The year kicked off in Eastwood and Kimberley with the new Springbank Primary School opening and Greasley Beauvale School being put up for auction.
As a new era for pupils in Eastwood began, a chapter in history ended in Gresaley as Nottinghamshire County Council sold the school, famous for where DH Lawrence once studied.
Over in Kimberley, town councillors stepped up their campaign to get car parking charges scrapped in towns across the borough.
In February, concern grew over plans to close police stations across the county, with councillors questioning what this could mean for areas such as Selston.
A supervisor at Eastwood’s Iceland store scooped £45m on the Euromillions, and Advertiser editor Peter Hemmett presented community heroes in our two towns with New Year’s Honour Awards.
Unsung heroes included Tony Swift and Janet Enenver who both raise money for charity over Christmas with their huge Christmas light displays, and Don chambers, dubbed a ‘highly respected member of the community’.
At the end of the month plans were unveiled for a 50 acre leisure village in Nuthall.
Throughout March, rumours started about the fate of the Kimberley Miners Welfare, and locals grew concerned about plans for the town’s brewery site.
A 12-year-old from Kimberley was picked to be a torch bearer for the Olympics the same month.
In April pensioner Arthur Martin successfully won his allotment back off Eastwood Town Council, after having it taken from him because of his bad hip.
Townfolk filled the Dora Philips Hall for a meeting which ended in victory for keen gardener, Arthur.
Later in the month fears were sparked about the closure of Eastwood Ambulance Station, but on the flip side, Katie Groves was nominated for an award for her youth work and Shalimar in Kimberley won best takeaway in the Nottinghamshire.
May was one of the biggest highlights of the year in Eastwood when the Royal Engineers marched through town to exercise their Freedom of the Borough.
Thousands of residents turned out for the occasion, and dignitaries said it made them so proud they ‘had tears in their eyes’.
Also in May, Eastwood Town Council handed out community awards to groups and individuals that make a difference in the town.
June kicked off with Jubilee fever as the countdown began to the Queen’s Diamond celebrations.
As well as all the street parties, 14-year old schoolboy Harry Smith was invited to play in the orchestra at Westminster Hall for her Majesty’s celebratory lunch, and two parks in the area received ‘Queen Elizabeth’ status.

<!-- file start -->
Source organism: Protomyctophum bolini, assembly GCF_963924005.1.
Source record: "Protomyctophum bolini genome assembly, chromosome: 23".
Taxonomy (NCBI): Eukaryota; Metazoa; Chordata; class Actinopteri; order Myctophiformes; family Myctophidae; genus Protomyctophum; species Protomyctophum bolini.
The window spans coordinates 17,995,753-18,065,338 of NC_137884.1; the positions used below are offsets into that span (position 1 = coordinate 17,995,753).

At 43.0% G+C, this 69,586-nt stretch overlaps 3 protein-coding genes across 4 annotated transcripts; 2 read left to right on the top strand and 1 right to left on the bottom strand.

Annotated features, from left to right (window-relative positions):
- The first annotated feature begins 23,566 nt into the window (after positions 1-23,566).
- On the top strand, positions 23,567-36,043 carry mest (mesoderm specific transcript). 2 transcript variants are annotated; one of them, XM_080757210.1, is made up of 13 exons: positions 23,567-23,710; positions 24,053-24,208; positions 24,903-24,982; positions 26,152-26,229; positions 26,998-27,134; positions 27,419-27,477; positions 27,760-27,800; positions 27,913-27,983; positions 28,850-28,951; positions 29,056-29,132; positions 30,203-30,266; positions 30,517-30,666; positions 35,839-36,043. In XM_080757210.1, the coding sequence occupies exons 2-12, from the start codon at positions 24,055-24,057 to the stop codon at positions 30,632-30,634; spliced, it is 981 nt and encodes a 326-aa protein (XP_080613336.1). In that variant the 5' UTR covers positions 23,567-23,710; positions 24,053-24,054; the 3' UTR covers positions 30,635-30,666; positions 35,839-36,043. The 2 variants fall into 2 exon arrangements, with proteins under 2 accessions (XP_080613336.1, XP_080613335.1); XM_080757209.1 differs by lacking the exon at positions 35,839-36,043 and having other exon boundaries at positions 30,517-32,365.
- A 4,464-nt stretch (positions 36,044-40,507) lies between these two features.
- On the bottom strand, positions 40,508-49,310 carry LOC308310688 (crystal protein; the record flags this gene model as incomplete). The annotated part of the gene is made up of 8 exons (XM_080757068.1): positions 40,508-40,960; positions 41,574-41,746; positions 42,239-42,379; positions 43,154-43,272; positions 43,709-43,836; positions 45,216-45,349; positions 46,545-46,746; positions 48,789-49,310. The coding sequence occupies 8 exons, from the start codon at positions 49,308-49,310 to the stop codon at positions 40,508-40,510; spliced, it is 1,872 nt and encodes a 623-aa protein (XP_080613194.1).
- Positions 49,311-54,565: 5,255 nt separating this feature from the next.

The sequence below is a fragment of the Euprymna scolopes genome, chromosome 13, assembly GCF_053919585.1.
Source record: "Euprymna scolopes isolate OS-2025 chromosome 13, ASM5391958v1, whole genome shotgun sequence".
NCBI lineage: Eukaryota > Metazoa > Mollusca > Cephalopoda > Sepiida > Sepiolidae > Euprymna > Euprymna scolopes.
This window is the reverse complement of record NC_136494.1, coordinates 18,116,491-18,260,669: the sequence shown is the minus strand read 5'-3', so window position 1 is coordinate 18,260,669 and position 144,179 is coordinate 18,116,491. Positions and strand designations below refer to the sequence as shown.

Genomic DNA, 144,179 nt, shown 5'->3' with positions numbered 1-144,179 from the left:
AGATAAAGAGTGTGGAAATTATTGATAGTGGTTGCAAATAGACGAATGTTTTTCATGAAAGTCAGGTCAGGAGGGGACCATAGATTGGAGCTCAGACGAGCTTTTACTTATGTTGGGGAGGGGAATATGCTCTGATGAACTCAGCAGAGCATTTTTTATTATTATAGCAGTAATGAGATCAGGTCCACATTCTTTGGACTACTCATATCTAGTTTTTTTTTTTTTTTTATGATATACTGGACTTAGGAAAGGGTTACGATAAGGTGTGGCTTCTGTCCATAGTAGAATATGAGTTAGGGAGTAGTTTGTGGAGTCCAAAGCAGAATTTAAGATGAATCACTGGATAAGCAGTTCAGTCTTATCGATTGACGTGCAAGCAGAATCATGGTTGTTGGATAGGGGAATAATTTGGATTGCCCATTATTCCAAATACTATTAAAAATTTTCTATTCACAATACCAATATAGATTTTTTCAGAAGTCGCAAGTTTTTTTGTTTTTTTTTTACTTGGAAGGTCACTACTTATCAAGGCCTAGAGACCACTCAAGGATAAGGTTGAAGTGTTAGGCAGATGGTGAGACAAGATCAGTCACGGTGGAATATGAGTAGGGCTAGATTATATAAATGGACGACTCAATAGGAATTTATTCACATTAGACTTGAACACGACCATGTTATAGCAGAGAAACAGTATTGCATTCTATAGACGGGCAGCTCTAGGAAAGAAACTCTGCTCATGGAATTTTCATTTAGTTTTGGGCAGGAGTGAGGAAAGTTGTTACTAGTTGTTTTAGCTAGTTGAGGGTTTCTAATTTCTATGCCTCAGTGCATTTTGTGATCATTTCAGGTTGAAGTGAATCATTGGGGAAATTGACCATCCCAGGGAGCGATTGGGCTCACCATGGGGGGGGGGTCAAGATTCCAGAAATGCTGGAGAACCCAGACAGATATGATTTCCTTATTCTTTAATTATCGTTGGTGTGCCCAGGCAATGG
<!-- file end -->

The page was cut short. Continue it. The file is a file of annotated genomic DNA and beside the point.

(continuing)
The same month Cllr Margaret Handley from Greasley told the Advertiser how honoured she was to be elected Broxtowe Mayor.
Kids secured skateparks for Eastwood and Nuthall, finalists from the hit tv show So You Think You Can Dance hosted a workshop in Kimberley teaching kids all their moves, and teacher strikes were held to oppose The Kimberley School becoming an academy.
July began on a sad note after Eastwood dad Craig Parkin was killed in crash on his way to work.
A campaign to save greenbelt land in Gresaley was in full swing by this time, and a second campaign was launched to do something about the junction councillors called a ‘death trap’ on the A610.
Rumours of changes being made to Eastwood health Clinic came about, and two men were jailed for robbing Frankie and Benny’s in Giltbrook in July.
Summer play days were held in both towns in August to entertain the kids during the school holidays, and plans for The Kimberley School to become and academy were finally rubber stamped.
Schools in the area were celebrating after record A Level results, and better GCSE results than the national average, despite them falling for the first time.
The Moorgreen Show was a big hit, as ever, as 10,000 people flocked to the 163rd annual horticultural show.
The same month voilent thugs terrorised pensioner Balwinder Dhami in her own home.
Mrs Dhami from Kimberley was held at knife point, gagged and repeatedly punched and kicked during the horrific attack in Bassett Close.
September saw the launch of the DH Lawrence Festival, and fears growing over the closure of Eastwood’s ambulance station.
On a more cheery note, Kimberley swing singer Frankie Martin took to the States on a coast to coast trip to raise money for charity.
In October, the first plans for the Kimberley Brewery site were submitted, and Hovis bread fanatics Ashley Finney and Jenny Neuls got engaged during a tour of the Watnall bread factory.
Towards the end of the month, Beamlight Automotive – the old Birnam Products – went into administration, and 190 people lost their jobs.
In November Broxtowe Borough Council vowed to give new start-up business in Eastwood and Kimberley up to £5,000 cash as a start-up incentive, almost 1,000 people turned out to a bonfire night in Kimberley and plans were announced for a new village to be built on the outskirts of Nuthall.
Comet went into administration the same month, putting people out of work at the Giltbrook store, and of course the Christmas lights were switched on in both towns.
The boss of the Big Lottery, Peter Wanless, said Eastwood and Kimberley were missing out on cash in December, and Eastwood MP Gloria De Piero hosted a summit at the Lawrence centre to encourage tourism in the town.
And as the year came to an end, local groups and organisations hosted their Christmas parties and schoolchildren performed in their festive nativity plays.